Through this blog, I want to share my knowledge and 20 years experience in finance with those who need it the most – directly.
A quick explanation of the name – ‘hans’ is Sanskrit for swan. In Hindu mythology, goddess Saraswati, the muse of learning, knowledge, and source of creative energies, rides the swan. The hansis also said to have special powers to separate milk from water. So given my name and financial research background, I had a calling to help investors learn and separate good investments from bad.
My name is Hansi Mehrotra. Here’s a link to my LinkedIn profile – (https://www.linkedin.com/in/hansimehrotra).
I am a girl from Unnao in UP, India who built a good enough career in finance to be on the Asia pacific investment committee of the world’s largest investment consulting firm – that too without an MBA!
I feel grateful for my journey so far. I was able to figure out what I enjoyed, and then pursue it. I worked with some really smart people and got to interview some of the smartest investment professionals in the world. While that, in itself, doesn’t make me smart, I feel I have learnt enough that I can share some of the insights from my professional journey with normal people who struggle to manage their finances.
There are enough brilliant investment books and websites out there if someone really wants to learn about making money. But I noticed that the best books and sites were about stock picking i.e. how to pick individual stocks.The average normal person doesn’t have the time or inclination to pick stocks. That is why the financial services/mutual funds industry exists – so they can entrust their savings to professional fund managers to make it grow, ideally at a slightly higher return than the broader market.
However, it appears there aren’t many books on how to select these mutual funds. In fact, my Google search resulted in only a couple of credible books. And they have the opposite views!
At the other extreme, authors and media come up with their own views on how to manage your money and pick funds (based on some version of ‘track record’). They also present a complicated-looking sites and ‘fund fact sheets’ that cram a lot of jargon on to one page.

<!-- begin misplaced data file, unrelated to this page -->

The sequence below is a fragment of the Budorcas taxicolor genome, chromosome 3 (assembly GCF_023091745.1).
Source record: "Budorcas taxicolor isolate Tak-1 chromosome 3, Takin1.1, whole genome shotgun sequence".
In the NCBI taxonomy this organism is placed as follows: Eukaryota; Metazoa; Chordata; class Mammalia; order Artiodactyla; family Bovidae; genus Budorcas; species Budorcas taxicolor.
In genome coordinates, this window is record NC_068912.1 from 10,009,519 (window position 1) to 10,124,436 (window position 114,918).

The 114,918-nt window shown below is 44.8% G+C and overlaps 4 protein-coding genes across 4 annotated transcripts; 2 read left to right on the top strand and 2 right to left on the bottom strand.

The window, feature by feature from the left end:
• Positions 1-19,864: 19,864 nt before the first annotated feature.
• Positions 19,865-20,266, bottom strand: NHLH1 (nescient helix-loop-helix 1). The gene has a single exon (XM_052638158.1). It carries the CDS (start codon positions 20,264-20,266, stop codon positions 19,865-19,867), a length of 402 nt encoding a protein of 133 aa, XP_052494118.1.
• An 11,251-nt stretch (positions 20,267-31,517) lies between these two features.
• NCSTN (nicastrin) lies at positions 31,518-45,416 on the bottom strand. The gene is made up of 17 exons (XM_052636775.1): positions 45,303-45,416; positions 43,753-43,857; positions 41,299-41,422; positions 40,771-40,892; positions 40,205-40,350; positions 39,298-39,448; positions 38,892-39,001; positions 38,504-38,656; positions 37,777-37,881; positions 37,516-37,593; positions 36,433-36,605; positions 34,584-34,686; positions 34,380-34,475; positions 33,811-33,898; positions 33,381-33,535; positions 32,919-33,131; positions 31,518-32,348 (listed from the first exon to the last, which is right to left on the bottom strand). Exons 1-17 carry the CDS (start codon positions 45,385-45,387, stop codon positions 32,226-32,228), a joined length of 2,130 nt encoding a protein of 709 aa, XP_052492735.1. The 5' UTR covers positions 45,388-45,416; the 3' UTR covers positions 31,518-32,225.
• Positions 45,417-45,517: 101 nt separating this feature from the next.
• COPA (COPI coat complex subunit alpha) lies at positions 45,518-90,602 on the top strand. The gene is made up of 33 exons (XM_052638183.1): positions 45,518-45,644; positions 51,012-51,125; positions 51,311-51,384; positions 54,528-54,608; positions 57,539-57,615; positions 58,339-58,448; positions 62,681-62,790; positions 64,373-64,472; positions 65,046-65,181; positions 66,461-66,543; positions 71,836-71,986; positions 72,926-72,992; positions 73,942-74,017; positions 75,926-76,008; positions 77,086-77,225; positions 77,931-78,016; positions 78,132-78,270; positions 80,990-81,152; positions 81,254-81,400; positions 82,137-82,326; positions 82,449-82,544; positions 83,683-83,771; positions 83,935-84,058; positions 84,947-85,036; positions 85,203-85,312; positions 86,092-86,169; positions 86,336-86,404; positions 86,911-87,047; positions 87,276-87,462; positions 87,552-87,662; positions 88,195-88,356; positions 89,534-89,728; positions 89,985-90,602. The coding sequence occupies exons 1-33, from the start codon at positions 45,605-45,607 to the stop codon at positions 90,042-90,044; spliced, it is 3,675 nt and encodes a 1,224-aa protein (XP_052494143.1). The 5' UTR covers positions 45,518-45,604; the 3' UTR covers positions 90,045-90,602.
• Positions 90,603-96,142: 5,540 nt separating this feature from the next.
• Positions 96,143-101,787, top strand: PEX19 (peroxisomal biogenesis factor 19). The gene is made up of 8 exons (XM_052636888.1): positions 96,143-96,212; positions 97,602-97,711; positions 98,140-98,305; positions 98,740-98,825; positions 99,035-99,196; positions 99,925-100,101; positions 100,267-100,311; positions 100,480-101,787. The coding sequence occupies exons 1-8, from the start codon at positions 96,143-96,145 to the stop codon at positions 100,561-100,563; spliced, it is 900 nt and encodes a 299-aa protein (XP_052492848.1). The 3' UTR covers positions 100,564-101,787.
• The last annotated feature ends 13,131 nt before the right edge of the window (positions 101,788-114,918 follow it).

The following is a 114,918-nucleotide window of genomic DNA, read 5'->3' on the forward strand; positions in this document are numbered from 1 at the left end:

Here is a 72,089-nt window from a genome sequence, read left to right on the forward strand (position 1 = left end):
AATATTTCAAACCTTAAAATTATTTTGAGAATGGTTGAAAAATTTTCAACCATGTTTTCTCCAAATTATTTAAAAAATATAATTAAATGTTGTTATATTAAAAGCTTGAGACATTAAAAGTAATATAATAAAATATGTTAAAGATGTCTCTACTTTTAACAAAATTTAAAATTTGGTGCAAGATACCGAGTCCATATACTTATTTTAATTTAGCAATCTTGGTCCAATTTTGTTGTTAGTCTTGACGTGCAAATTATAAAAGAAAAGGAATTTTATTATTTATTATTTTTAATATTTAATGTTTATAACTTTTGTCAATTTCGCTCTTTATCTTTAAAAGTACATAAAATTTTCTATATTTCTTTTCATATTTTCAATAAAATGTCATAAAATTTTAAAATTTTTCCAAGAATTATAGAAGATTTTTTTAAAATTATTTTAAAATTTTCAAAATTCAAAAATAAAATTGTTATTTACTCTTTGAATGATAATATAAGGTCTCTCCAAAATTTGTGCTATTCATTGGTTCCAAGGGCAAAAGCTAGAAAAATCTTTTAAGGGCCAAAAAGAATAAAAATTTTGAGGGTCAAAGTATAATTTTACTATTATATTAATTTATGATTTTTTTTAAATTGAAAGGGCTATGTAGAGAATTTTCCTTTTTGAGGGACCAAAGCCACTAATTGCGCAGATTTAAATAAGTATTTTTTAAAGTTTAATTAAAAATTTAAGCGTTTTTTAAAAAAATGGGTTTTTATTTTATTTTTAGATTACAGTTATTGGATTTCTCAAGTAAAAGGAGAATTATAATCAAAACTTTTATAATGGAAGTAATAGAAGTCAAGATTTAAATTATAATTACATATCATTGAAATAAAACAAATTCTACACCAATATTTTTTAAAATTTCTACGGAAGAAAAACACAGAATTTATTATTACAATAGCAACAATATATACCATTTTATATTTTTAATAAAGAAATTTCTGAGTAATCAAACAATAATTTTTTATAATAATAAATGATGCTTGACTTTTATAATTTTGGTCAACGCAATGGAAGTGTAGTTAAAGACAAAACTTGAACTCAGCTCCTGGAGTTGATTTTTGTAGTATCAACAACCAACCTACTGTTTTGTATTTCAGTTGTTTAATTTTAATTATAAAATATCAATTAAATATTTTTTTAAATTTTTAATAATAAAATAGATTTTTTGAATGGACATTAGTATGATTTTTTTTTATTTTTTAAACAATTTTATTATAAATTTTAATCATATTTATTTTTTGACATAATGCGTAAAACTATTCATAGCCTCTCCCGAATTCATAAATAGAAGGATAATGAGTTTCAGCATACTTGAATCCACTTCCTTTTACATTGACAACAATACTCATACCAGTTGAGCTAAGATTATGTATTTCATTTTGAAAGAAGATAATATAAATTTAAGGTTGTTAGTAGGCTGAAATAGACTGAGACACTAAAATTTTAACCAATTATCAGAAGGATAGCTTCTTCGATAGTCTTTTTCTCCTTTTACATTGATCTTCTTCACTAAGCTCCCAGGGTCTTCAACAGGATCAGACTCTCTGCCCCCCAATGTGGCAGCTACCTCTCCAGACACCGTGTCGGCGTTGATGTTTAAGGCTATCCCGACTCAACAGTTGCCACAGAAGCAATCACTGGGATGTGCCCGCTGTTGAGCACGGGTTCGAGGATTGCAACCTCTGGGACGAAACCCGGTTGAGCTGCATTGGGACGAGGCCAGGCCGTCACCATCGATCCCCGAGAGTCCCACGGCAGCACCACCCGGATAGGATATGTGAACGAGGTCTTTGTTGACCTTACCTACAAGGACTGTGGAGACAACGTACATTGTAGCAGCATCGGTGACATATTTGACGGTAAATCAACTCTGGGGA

I, as a professional, struggle to read them – I feel sorry for normal people, who don’t have a clue about Jensen’s alpha or Treynor measure. Why do they come up with some complicated calculation that no one cares about?
Anyway, I couldn’t find any decent books or sites, which helped normal people really understand investing. So I decided to write one myself.
Since I mentioned that you shouldn’t blindly follow journalists who are not qualified, I owe you an explanation of my qualifications and experience.
If you are interested in the long version of my story, I would be happy to share anecdotes from my journey in the blogs. The short version,which also appeared on YourStory (http://her.yourstory.com/hansi-mehrotra-0104), is that I have one of the best qualifications (CFA charter) and more than 20 years experience with leading researchers in sophisticated markets.
I posted all the articles that appear on this site on LinkedIn just as a publishing platform, and got named a Top Voice for money and finance (https://lists.linkedin.com/2015/top-voices/money-and-finance/hansi-mehrotra), one of only 10 out of more than 150,000 posts every week by more than 440 million members.
By the way, I am also launching another site aimed at the industry, so if you are a finance professional you may want to check out that one instead (www.moneymanagementindia.net).
I genuinely believe that everyone needs to understand money – because you can’t do without it. It’s a basic life skill in today’s world – like reading and writing. I also understand it can be boring and intimidating. I will try my best to make it fun and simple.
Please keep giving me constructive feedback when you don’t understand something so I can do something about it.